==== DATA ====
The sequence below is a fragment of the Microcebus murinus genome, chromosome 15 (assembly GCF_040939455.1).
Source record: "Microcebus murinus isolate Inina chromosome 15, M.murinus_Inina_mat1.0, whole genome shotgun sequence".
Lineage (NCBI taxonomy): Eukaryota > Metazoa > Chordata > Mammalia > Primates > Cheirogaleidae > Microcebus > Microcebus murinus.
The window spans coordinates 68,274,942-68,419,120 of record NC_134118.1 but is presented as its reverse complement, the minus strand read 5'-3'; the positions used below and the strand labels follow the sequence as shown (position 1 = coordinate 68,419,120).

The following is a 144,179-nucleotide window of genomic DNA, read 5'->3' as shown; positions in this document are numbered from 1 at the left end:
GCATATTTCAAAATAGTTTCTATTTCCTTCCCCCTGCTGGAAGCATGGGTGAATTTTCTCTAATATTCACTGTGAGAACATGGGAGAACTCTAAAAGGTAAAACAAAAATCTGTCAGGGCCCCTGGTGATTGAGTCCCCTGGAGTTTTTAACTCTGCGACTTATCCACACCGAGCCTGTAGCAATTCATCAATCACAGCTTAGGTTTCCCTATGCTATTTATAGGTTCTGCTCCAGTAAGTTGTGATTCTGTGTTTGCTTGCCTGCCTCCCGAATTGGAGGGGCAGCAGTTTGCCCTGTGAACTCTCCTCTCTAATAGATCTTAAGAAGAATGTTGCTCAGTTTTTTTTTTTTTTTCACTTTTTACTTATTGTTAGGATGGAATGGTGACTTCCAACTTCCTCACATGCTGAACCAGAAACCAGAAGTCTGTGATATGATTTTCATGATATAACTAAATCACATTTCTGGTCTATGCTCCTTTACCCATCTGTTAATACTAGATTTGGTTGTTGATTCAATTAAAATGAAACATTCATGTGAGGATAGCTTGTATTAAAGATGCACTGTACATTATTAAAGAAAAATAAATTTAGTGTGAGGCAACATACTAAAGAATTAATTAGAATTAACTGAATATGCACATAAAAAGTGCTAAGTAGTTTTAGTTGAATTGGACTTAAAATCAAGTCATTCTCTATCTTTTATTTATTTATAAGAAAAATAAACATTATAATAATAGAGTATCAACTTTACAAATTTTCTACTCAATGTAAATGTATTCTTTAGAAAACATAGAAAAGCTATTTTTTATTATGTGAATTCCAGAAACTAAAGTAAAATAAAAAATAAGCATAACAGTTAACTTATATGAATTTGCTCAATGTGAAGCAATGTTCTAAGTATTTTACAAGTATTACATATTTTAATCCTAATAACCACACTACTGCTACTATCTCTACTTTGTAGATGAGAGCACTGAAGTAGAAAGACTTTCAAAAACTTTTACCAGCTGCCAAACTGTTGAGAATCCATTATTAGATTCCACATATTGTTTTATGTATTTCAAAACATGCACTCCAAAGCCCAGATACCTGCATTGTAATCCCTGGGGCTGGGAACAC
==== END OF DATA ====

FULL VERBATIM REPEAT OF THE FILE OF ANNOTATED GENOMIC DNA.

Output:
The sequence below is a fragment of the Microcebus murinus genome, chromosome 15 (assembly GCF_040939455.1).
Source record: "Microcebus murinus isolate Inina chromosome 15, M.murinus_Inina_mat1.0, whole genome shotgun sequence".
Lineage (NCBI taxonomy): Eukaryota > Metazoa > Chordata > Mammalia > Primates > Cheirogaleidae > Microcebus > Microcebus murinus.
The window spans coordinates 68,274,942-68,419,120 of record NC_134118.1 but is presented as its reverse complement, the minus strand read 5'-3'; the positions used below and the strand labels follow the sequence as shown (position 1 = coordinate 68,419,120).

The following is a 144,179-nucleotide window of genomic DNA, read 5'->3' as shown; positions in this document are numbered from 1 at the left end:
GCATATTTCAAAATAGTTTCTATTTCCTTCCCCCTGCTGGAAGCATGGGTGAATTTTCTCTAATATTCACTGTGAGAACATGGGAGAACTCTAAAAGGTAAAACAAAAATCTGTCAGGGCCCCTGGTGATTGAGTCCCCTGGAGTTTTTAACTCTGCGACTTATCCACACCGAGCCTGTAGCAATTCATCAATCACAGCTTAGGTTTCCCTATGCTATTTATAGGTTCTGCTCCAGTAAGTTGTGATTCTGTGTTTGCTTGCCTGCCTCCCGAATTGGAGGGGCAGCAGTTTGCCCTGTGAACTCTCCTCTCTAATAGATCTTAAGAAGAATGTTGCTCAGTTTTTTTTTTTTTTTCACTTTTTACTTATTGTTAGGATGGAATGGTGACTTCCAACTTCCTCACATGCTGAACCAGAAACCAGAAGTCTGTGATATGATTTTCATGATATAACTAAATCACATTTCTGGTCTATGCTCCTTTACCCATCTGTTAATACTAGATTTGGTTGTTGATTCAATTAAAATGAAACATTCATGTGAGGATAGCTTGTATTAAAGATGCACTGTACATTATTAAAGAAAAATAAATTTAGTGTGAGGCAACATACTAAAGAATTAATTAGAATTAACTGAATATGCACATAAAAAGTGCTAAGTAGTTTTAGTTGAATTGGACTTAAAATCAAGTCATTCTCTATCTTTTATTTATTTATAAGAAAAATAAACATTATAATAATAGAGTATCAACTTTACAAATTTTCTACTCAATGTAAATGTATTCTTTAGAAAACATAGAAAAGCTATTTTTTATTATGTGAATTCCAGAAACTAAAGTAAAATAAAAAATAAGCATAACAGTTAACTTATATGAATTTGCTCAATGTGAAGCAATGTTCTAAGTATTTTACAAGTATTACATATTTTAATCCTAATAACCACACTACTGCTACTATCTCTACTTTGTAGATGAGAGCACTGAAGTAGAAAGACTTTCAAAAACTTTTACCAGCTGCCAAACTGTTGAGAATCCATTATTAGATTCCACATATTGTTTTATGTATTTCAAAACATGCACTCCAAAGCCCAGATACCTGCATTGTAATCCCTGGGGCTGGGAACAC